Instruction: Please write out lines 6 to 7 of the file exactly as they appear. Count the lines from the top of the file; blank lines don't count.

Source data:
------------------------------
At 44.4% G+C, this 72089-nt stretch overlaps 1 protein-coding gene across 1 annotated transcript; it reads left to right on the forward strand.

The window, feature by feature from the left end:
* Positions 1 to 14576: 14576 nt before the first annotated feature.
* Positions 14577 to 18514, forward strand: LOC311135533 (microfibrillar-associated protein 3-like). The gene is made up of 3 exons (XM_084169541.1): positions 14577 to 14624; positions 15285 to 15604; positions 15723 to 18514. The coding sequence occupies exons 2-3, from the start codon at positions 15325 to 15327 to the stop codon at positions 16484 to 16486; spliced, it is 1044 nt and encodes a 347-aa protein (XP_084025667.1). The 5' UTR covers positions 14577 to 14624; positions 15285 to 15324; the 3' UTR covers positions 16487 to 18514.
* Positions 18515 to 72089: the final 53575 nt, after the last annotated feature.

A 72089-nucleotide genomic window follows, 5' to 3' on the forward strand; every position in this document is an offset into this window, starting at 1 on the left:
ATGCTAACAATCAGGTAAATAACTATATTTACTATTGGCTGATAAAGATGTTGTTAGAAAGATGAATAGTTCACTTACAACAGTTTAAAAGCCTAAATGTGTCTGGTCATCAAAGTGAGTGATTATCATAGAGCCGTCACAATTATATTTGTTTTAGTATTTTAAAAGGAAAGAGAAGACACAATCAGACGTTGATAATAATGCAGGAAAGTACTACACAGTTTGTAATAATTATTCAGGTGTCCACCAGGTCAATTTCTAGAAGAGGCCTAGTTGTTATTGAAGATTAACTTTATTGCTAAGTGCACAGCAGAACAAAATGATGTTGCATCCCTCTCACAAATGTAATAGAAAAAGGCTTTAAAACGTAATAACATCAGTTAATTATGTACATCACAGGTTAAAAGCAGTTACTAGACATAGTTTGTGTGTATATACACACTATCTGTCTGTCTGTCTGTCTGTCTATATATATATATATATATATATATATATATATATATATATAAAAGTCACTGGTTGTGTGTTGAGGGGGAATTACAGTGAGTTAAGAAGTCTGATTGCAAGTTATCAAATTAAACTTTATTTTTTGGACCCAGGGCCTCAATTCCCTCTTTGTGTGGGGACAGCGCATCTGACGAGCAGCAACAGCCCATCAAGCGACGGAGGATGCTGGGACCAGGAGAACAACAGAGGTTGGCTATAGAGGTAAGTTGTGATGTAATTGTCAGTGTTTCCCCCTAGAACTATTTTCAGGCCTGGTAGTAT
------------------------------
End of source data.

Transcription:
A 72089-nucleotide genomic window follows, 5' to 3' on the forward strand; every position in this document is an offset into this window, starting at 1 on the left:
ATGCTAACAATCAGGTAAATAACTATATTTACTATTGGCTGATAAAGATGTTGTTAGAAAGATGAATAGTTCACTTACAACAGTTTAAAAGCCTAAATGTGTCTGGTCATCAAAGTGAGTGATTATCATAGAGCCGTCACAATTATATTTGTTTTAGTATTTTAAAAGGAAAGAGAAGACACAATCAGACGTTGATAATAATGCAGGAAAGTACTACACAGTTTGTAATAATTATTCAGGTGTCCACCAGGTCAATTTCTAGAAGAGGCCTAGTTGTTATTGAAGATTAACTTTATTGCTAAGTGCACAGCAGAACAAAATGATGTTGCATCCCTCTCACAAATGTAATAGAAAAAGGCTTTAAAACGTAATAACATCAGTTAATTATGTACATCACAGGTTAAAAGCAGTTACTAGACATAGTTTGTGTGTATATACACACTATCTGTCTGTCTGTCTGTCTGTCTATATATATATATATATATATATATATATATATATATATATAAAAGTCACTGGTTGTGTGTTGAGGGGGAATTACAGTGAGTTAAGAAGTCTGATTGCAAGTTATCAAATTAAACTTTATTTTTTGGACCCAGGGCCTCAATTCCCTCTTTGTGTGGGGACAGCGCATCTGACGAGCAGCAACAGCCCATCAAGCGACGGAGGATGCTGGGACCAGGAGAACAACAGAGGTTGGCTATAGAGGTAAGTTGTGATGTAATTGTCAGTGTTTCCCCCTAGAACTATTTTCAGGCCTGGTAGTAT